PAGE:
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class deliver the same sentiment with a face as oracular as that of a Pythoness, and with a manner as full of importance as it might be expected to be if they had discovered the longitude.
A. But these people are not the peculiar growth of the city.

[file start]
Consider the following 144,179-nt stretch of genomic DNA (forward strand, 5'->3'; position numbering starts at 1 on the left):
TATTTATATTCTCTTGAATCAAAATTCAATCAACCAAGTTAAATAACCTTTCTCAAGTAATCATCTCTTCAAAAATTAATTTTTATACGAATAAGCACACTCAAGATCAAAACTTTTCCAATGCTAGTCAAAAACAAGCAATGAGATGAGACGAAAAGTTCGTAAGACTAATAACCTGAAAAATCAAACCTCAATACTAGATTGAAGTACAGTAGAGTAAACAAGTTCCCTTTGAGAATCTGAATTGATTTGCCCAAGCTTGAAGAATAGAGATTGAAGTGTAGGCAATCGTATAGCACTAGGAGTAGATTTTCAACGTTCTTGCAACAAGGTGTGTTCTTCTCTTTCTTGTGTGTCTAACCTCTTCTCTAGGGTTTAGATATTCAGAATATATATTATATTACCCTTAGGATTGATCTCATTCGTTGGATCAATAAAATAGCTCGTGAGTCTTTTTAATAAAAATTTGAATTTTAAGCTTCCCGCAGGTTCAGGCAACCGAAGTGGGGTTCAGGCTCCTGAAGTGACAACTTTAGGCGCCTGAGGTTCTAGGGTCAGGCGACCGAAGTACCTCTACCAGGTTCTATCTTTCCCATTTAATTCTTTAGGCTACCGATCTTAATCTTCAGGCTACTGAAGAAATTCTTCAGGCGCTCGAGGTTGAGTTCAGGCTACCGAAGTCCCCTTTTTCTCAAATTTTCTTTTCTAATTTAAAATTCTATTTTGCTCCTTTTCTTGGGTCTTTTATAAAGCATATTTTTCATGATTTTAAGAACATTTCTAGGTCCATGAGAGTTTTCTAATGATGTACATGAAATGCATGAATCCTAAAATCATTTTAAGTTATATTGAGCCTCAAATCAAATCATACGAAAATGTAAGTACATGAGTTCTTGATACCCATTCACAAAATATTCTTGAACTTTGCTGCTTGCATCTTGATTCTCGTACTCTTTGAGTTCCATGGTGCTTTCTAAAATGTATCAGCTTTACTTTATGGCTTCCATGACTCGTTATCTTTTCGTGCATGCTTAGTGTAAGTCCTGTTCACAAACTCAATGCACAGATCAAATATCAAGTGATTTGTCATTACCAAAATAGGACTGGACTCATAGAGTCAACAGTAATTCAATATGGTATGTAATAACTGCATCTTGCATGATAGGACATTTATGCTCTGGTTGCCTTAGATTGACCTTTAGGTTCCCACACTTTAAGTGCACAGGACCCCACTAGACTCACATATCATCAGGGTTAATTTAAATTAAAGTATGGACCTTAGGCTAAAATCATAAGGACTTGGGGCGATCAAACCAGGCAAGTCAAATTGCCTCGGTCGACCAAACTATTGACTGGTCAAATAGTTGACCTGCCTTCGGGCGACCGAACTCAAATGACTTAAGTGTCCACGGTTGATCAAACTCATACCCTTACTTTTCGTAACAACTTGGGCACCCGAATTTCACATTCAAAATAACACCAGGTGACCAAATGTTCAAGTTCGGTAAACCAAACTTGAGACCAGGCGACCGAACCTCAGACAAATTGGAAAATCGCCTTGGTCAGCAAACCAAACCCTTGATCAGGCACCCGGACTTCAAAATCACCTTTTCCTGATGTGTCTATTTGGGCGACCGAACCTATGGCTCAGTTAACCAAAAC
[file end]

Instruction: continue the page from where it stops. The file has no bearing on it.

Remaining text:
A. Well; I would have nothing to do with that class. Think only of the advantage which a person like yourself might derive from residing in the centre of civilization. I shall say nothing of what may be enjoyed in town, for to you such a parade must appear impertinent; but reflect upon the circumstances and associations peculiarly urban, that tend to confer vigour and originality on the conceptions of the mind; the vicissitudes you witness; the presence of innumerable productions of art, not to be found in small cities; but, above all, the enthusiasm excited by observing the intense nisus after novelty, which pervades the artists and writers of the metropolis. I am convinced that no where but in the capital can any man lay in sufficient experience to enable him to speak truly and extensively of human nature. The mere reading of a man's own conceptions, the method of study recommended, I think, by Hobbes, is not enough to unveil to a man the nature of his species, unless this reading be undertaken very late in life, and after experience and observation have rendered those conceptions copious and exact.